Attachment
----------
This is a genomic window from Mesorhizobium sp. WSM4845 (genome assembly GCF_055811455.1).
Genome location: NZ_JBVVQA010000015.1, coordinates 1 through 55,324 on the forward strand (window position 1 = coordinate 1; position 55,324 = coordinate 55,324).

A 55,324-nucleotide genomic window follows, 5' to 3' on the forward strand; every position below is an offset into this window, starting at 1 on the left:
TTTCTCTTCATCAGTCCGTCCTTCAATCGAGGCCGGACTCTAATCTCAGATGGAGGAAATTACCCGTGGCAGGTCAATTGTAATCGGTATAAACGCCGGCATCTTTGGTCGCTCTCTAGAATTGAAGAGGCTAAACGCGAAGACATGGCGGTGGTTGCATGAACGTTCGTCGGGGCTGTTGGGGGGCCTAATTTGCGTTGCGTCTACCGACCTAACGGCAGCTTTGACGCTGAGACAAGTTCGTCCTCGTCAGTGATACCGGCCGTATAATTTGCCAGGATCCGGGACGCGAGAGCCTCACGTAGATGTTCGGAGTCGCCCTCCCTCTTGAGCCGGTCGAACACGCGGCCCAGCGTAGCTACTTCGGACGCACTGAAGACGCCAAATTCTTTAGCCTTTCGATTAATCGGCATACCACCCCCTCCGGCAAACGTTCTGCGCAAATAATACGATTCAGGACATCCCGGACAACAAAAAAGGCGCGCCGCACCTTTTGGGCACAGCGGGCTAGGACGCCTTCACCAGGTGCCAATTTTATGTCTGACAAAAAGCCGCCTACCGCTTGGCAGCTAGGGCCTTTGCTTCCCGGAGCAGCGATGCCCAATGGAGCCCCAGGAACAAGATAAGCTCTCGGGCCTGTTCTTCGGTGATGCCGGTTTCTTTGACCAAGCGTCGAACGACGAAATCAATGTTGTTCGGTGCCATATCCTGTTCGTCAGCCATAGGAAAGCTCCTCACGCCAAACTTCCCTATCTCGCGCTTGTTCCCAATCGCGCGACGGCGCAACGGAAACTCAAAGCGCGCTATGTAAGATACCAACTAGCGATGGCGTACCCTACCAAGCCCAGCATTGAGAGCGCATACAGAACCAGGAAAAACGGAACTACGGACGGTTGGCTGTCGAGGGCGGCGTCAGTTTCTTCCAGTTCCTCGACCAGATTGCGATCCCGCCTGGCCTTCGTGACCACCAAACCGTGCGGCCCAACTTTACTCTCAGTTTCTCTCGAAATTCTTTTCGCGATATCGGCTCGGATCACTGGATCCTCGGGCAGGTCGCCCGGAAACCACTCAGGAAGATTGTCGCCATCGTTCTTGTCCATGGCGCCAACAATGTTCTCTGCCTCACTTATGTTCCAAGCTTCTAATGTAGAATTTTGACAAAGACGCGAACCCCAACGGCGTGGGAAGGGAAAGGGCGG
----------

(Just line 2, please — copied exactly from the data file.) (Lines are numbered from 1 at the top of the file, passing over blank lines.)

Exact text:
Genome location: NZ_JBVVQA010000015.1, coordinates 1 through 55,324 on the forward strand (window position 1 = coordinate 1; position 55,324 = coordinate 55,324).